An amended HB 873HD1 regulating the aquarium fishery will be heard by Committee on Judiciary on Friday at 3:00 p.m. in the State Capitol’s Conference Room 325. Testimony must be received by the Committee no later than 3:00 p.m. Thursday, February 26 Hawaii time.
The text of the bill:
Chapter 188, Hawaii Revised Statutes, is amended by adding a new section to be appropriately designated and to read as follows:
Aquarium fish conservation program.
There is established within the division of aquatic resources the aquarium fish conservation program for the purpose of regulating the collection and trade for aquarium purposes of fish and other aquatic life. The program shall implement conservation measures and strategies to:
Ensure the continued sustainability of the State’s fisheries;
Preserve the continued health and ecological balance of coral reef environments throughout the State’s waters;
Protect species of reef fish and other aquatic life in accordance with state and federal law, with particular consideration given to species endemic to the waters surrounding the Hawaiian islands; and
Monitor and enforce compliance with state and federal law applicable to marine and water resources, including the Coastal Zone Management Act.
The aquarium fish conservation program shall include:
Designation of limited-entry areas for the collection of fish and other aquatic life for aquarium purposes;
Development of certification requirements and other conditions of eligibility for aquarium fish permits issued under section 188-31 and special activity permits issued under section 187A-6 for aquarium collection activities;
Monitoring of permit-holders’ continuing eligibility for an aquarium fish permit under section 188-31;
A limit on the number of aquarium fish permits issued annually under section 188-31, and provisions for the transferability or non-transferability of permits;
Bag and catch limits for fish and other aquatic life;
Enhanced penalties for noncompliance with applicable laws, administrative rules, and permit conditions within designated limited-entry areas;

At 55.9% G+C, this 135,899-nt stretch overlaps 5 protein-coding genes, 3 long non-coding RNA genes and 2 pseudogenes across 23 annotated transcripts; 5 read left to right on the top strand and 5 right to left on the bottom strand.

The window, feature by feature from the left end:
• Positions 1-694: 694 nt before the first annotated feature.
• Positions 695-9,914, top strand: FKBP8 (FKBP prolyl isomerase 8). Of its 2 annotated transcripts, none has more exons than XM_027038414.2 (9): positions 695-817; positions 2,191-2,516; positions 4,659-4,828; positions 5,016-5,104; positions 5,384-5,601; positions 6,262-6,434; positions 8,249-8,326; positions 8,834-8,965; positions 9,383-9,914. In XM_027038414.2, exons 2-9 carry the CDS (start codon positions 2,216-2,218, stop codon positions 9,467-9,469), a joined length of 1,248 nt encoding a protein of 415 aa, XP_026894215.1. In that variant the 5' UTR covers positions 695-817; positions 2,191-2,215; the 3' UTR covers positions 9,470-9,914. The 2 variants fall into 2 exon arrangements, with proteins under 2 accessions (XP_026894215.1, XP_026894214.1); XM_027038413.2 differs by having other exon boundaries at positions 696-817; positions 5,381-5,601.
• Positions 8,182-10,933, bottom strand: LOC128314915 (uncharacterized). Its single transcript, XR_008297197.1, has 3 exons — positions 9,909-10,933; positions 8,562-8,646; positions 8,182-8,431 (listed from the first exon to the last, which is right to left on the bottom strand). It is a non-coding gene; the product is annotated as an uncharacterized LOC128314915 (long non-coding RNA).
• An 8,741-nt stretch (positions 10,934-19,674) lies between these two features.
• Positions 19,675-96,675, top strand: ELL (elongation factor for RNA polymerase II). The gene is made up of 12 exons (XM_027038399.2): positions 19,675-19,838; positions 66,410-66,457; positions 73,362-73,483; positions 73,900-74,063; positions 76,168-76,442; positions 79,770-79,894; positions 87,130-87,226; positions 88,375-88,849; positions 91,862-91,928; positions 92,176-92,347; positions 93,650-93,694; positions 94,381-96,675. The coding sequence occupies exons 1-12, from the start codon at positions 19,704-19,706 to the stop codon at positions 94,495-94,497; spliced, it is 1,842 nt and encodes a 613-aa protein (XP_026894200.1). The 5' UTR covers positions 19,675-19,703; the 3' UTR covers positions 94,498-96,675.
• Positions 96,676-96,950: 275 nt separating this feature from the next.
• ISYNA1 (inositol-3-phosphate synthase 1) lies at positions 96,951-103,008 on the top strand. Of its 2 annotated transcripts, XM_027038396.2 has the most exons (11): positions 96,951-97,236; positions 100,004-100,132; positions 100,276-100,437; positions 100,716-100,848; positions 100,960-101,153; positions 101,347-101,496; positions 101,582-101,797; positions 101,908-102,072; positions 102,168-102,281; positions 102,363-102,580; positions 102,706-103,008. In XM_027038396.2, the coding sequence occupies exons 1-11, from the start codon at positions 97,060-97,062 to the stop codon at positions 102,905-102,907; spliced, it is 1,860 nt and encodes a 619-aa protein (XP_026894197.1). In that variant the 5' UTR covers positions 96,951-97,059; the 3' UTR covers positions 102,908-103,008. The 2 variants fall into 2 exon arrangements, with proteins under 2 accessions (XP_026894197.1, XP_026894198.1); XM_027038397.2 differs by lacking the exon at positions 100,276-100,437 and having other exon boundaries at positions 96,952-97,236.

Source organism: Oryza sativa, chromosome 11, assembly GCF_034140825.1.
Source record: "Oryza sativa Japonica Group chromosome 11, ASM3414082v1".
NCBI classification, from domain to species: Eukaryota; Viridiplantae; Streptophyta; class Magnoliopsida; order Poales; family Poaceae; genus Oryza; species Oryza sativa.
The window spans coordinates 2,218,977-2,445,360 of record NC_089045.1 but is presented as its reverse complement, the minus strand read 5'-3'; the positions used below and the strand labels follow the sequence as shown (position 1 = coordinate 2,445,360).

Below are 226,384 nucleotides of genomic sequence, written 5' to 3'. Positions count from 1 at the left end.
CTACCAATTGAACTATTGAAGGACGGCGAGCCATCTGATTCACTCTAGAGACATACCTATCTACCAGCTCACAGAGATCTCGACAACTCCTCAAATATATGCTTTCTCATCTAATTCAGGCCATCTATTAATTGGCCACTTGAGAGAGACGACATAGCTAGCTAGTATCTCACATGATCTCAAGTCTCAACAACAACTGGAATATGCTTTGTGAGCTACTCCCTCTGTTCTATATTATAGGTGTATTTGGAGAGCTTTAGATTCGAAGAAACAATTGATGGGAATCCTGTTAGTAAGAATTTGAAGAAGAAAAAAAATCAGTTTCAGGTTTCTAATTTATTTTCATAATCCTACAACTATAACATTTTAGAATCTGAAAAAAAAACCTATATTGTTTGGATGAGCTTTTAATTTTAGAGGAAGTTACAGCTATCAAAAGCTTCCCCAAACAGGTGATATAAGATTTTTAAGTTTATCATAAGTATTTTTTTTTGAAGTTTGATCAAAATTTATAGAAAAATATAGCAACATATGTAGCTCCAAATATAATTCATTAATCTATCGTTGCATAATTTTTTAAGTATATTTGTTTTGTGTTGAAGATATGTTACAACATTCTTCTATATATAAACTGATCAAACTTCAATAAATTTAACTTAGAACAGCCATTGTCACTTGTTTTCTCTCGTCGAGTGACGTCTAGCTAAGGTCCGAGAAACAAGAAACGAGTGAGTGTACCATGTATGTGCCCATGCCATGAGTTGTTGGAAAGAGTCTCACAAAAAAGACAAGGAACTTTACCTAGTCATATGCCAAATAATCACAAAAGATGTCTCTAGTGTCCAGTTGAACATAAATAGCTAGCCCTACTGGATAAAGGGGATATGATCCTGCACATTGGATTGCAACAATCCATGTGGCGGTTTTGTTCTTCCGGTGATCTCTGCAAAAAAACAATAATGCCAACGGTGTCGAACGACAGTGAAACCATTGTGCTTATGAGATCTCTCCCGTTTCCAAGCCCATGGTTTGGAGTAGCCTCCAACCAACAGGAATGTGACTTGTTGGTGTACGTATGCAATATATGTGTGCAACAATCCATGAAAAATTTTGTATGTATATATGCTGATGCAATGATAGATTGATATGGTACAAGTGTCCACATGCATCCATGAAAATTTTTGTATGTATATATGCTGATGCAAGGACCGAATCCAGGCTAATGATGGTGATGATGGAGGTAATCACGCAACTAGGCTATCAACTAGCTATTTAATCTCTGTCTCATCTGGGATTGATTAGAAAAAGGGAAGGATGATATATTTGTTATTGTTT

Consistent enforcement of all permit requirements, limits, and conditions for the collection of fish or other aquatic life for aquarium purposes; and
Any other requirements for the collection of fish or other aquatic life or eligibility for aquarium fish permits or special activity permits that the department adopts pursuant to rule.
Section 188-31, Hawaii Revised Statutes, is amended to read as follows:
Permits to take aquatic life for aquarium purposes.
Except as prohibited by law, the department, upon receipt of a written application, may issue an aquarium fish permit, not longer than one year in duration, to use fine meshed traps, or fine meshed nets other than throw nets, for the taking of marine or freshwater nongame fish and other aquatic life for aquarium purposes. No person shall take aquatic life for aquarium purposes or enter into a limited-entry area designated by the department pursuant to section 188 without an aquarium fish permit.
Except as prohibited by law, the permits shall be issued only to persons who can satisfy the department that [they possess] the person:
Possesses facilities to and can maintain fish and other aquatic life alive and in reasonable health[.]; and
Is certified by a national or international certification agency or organization, recognized by the department pursuant to rule, that maintains standards for safe and ecologically sound aquarium collection practices, including requiring a fatality rate of one per cent or less for all fish and other aquatic life collected.
It shall be illegal to sell or offer for sale any fish and other aquatic life taken under an aquarium fish permit unless those fish and other aquatic life are sold alive for aquarium purposes.
Where things stand:
The Hawaii House Committee on Judiciary will debate and vote on this bill on Friday, the 27th of February at 3:30 pm. This bill is the amended version of the bill originally heard by the House Ocean, Marine Resources, & Hawaiian Affairs Committee regulating aquarium fisheries. Although progress has been made in addressing the onerous restrictions in this bill, several of the newly added requirements are unjustified given the current state of reef management by the Department of Land and Natural Resources (DLNR). It further provides several opportunities for anti-industry groups to insert themselves into the inspection/certification process. We at PIJAC, in close cooperation with our local members, are helping to unify the voices against these proposals. It is essential that Hawaii’s legislators understand the huge impact that this proposal could have on the local economy (a concern that means nothing to the animal rights zealots).
What should you do:
Visit this easy-to-use website to submit testimony to the Hawaii House Committee on the Judiciary.
ATTN: Please be sure to add your name/organization in the space provided at the top of your testimony when submitting from our website in order to ensure that it is properly formatted for the Judiciary Committee.
Please watch for further communications from PIJAC, as we will be reaching out and asking for a rapid and overwhelming response should it appear that any of these proposals are gaining traction. To keep informed on any upcoming committee hearings or amendments for this legislation, save this communication and follow this PetAlert on our website!